The EEGLAB News #16

Dr. Pierfilippo De SanctisPierfilippo De Sanctis, Ph.D.

Assistant Professor, Department of Pediatrics and Neurology
Assistant Professor, The Saul R. Korey Department of Neurology
Project Director, Cognitive Aging & Research
Albert Einstein College of Medicine

Imagine walking on a treadmill in a darkened room, while lights are projected onto the front wall, and simultaneously being asked to perform cognitive tasks. What would be happening in your brain? That is what Dr. Pierfilippo De Sanctis and colleagues in the Division of Cognitive and Motor Aging (DCMA) and the Cognitive Neurophysiology Laboratory (CNL) at Albert Einstein College of Medicine aim to find out. Dr. De Sanctis is interested in how normal and pathological aging affect cognition and locomotion. He is especially interested in studying brain function when individuals divide their attention across two or more tasks while walking. He and his team have validated a novel Mobile Brain-Body Imaging (MoBI) system for parallel and integrated recordings of neurophysiological and 3D body kinematic data while participants are performing complex gait tasks. (Photo: Novel MoBI system)

During our everyday lives, we continuously process sensory and cognitive events while engaged in motor activities such as walking. An example of this is when we walk down the street, trying to avoid potholes and other obstacles, while contemplating what to make for dinner. However, little research has been done to study what happens in our brains when we divide our attention across two or more tasks during such mobile actions, especially for people who have neurological disorders. This is largely due to difficulties observing brain processes during walking. Dr. De Sanctis and his team have developed their novel MoBI system to mimic walking in a complex environment. The DCMA/CNL teams ultimately hope to better understand sensory-motor and cognitive impairments, and the costs associated with performing two or more tasks at the same time, in order to enhance mobility in individuals of advanced age or with neurological disorders.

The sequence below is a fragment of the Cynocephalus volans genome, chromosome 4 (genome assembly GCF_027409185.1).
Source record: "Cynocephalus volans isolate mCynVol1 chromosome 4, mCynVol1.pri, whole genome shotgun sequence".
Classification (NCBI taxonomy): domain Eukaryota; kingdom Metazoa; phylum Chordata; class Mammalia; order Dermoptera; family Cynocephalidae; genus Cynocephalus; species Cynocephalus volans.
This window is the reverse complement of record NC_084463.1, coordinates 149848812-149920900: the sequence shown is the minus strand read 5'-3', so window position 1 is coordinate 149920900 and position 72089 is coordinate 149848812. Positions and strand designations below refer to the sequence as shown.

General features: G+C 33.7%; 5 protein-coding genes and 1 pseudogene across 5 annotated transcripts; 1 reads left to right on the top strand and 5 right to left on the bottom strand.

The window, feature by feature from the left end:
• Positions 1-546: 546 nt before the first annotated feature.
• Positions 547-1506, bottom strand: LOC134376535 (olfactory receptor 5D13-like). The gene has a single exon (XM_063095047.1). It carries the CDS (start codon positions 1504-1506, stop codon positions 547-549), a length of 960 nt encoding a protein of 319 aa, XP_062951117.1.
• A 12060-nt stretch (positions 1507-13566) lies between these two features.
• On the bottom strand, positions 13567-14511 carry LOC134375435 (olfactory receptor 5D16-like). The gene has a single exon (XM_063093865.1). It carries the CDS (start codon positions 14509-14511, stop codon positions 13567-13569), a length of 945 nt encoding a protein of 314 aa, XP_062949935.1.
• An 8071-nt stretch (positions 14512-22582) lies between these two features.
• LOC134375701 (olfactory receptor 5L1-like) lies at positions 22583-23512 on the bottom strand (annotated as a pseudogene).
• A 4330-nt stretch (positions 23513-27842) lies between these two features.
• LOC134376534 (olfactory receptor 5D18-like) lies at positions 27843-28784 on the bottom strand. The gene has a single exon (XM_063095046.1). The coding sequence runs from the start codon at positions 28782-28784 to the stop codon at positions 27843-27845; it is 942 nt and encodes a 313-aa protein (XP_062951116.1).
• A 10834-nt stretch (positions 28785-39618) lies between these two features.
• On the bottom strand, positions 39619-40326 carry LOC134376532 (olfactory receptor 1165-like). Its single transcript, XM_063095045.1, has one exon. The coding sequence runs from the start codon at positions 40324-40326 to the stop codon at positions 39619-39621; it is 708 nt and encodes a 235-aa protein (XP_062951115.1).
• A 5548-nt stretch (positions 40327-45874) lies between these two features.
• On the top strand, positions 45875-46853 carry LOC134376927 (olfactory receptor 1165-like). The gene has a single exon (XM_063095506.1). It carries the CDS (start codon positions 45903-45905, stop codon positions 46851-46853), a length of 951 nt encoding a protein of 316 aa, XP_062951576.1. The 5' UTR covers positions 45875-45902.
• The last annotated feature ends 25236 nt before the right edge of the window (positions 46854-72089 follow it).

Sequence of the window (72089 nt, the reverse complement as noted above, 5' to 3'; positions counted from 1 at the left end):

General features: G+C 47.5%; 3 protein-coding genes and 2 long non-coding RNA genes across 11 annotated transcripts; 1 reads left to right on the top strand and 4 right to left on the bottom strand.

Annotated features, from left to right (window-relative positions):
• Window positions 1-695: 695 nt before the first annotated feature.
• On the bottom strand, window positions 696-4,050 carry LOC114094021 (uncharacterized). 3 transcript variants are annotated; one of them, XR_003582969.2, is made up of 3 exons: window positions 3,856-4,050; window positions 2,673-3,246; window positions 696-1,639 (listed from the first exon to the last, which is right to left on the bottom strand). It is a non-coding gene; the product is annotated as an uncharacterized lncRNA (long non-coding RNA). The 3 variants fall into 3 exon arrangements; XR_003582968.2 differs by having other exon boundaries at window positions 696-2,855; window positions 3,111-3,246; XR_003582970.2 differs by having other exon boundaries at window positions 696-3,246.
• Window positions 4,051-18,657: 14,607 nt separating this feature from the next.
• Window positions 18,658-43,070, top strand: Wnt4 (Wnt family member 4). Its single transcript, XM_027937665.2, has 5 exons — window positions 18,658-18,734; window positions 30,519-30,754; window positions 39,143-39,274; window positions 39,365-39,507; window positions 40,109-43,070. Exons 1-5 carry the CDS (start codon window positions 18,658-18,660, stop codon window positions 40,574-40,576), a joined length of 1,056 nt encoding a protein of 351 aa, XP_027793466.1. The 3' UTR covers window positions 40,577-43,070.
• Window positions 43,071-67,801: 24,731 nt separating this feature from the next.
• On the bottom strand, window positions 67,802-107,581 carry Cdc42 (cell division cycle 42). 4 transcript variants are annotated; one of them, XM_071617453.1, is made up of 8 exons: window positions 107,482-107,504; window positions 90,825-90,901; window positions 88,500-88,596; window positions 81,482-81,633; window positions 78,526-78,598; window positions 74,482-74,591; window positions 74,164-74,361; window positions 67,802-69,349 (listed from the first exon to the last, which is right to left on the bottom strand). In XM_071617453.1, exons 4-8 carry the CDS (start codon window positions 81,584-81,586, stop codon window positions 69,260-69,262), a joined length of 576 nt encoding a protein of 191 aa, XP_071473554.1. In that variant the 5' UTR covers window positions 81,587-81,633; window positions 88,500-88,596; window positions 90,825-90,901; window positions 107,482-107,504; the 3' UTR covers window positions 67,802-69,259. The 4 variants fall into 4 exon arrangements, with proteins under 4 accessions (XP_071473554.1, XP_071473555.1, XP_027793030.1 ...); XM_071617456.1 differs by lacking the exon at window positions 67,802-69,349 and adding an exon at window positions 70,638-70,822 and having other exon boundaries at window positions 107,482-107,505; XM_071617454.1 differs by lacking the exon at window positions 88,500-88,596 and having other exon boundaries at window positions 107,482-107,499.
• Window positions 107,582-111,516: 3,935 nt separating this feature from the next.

Dr. De Sanctis answers some questions to shed light on his fascinating research:

Can you explain your research?
Most neuroimaging research on dementia is focused on how cognitive decline eventually leads to difficulties in complex everyday functional abilities such as shopping, finance, and more basic activities such as self-care and mobility. Less effort is spent on directly studying the neural underpinnings of everyday function, even though that is the central diagnosis feature of dementia. Hence, I am focused on what neurophysiological signatures of everyday function can add to better characterize dementia. EEG-based Mobile Brain Body Imaging is perfectly suited to address these questions as it allows imaging brain-body relationships while individuals engage in everyday activities.

How did you first become interested in your field?
My first idea was to become a musician. I love the music by Johann Sebastian Bach, and he composed quite a bit for the lute/guitar, which is my instrument of choice. That did not work out. I turned to Psychology and more specifically to the brain, mostly because it is such a mysterious and fascinating matter.

Dr. De Sanctis with his wife Virginia and daughter OliviaWhere were you born and raised?